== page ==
See biography by D. C. Seitz (1924, repr. 1971); study by G. McWhiney (2 vol., 1969-91).
See biography by Sir Kerr Grant (1952).
When X-rays hit an atom, they make the electronic cloud move as does any electromagnetic wave. The movement of these charges re-radiates waves with the same frequency (blurred slightly due to a variety of effects); this phenomenon is known as the Rayleigh scattering (or elastic scattering). The scattered waves can themselves be scattered but this secondary scattering is assumed to be negligible. A similar process occurs upon scattering neutron waves from the nuclei or by a coherent spin interaction with an unpaired electron. These re-emitted wave fields interfere with each other either constructively or destructively (overlapping waves either add together to produce stronger peaks or subtract from each other to some degree), producing a diffraction pattern on a detector or film. The resulting wave interference pattern is the basis of diffraction analysis. Both neutron and X-ray wavelengths are comparable with inter-atomic distances (~150 pm) and thus are an excellent probe for this length scale.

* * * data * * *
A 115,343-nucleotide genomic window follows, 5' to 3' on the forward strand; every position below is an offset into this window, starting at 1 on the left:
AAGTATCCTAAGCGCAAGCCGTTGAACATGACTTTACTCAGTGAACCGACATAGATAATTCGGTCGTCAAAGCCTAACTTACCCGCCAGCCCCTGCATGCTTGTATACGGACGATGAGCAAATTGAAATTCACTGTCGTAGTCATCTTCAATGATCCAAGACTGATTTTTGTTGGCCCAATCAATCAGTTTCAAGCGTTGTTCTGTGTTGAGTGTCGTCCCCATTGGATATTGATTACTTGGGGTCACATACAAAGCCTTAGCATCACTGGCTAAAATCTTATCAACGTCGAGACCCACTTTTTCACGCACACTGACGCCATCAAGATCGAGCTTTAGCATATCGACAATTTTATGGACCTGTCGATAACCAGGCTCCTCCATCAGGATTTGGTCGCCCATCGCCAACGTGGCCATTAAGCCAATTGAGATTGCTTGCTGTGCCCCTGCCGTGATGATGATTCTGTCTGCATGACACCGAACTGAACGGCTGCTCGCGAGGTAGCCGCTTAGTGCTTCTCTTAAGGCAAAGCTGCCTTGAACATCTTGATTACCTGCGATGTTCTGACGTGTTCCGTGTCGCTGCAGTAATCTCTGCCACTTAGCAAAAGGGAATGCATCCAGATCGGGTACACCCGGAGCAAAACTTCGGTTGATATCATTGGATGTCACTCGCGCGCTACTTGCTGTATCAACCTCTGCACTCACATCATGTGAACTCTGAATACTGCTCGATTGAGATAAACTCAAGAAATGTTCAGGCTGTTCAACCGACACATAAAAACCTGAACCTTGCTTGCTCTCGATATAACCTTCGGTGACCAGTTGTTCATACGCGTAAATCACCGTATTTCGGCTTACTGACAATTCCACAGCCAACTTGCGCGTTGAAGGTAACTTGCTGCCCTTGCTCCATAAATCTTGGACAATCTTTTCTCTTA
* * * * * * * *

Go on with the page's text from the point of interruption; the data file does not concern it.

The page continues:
The interference is constructive when the phase shift is a multiple to 2π; this condition can be expressed by Bragg's law:
According to the 2θ deviation, the phase shift causes constructive (left figure) or destructive (right figure) interferences
Although the misleading common opinion reigns that Bragg's Law measures atomic distances in real space, it does not. Furthermore, the term demonstrates that it measures the number of wavelengths fitting between two rows of atoms, thus measuring reciprocal distances. Max von Laue had interpreted this correctly in a vector form, the Laue equation
where is a reciprocal lattice vector and and are the wave vectors of the incident and the diffracted beams.
Together with the condition for elastic scattering and the introduction of the scattering angle this leads equivalently to Bragg's equation.
The concept of reciprocal lattice is the Fourier space of a crystal lattice and necessary for a full mathematical description of wave mechanics.
There will be a path difference between the 'ray' that gets reflected along AC' and the ray that gets transmitted, then reflected along AB and BC paths respectively. This path difference is: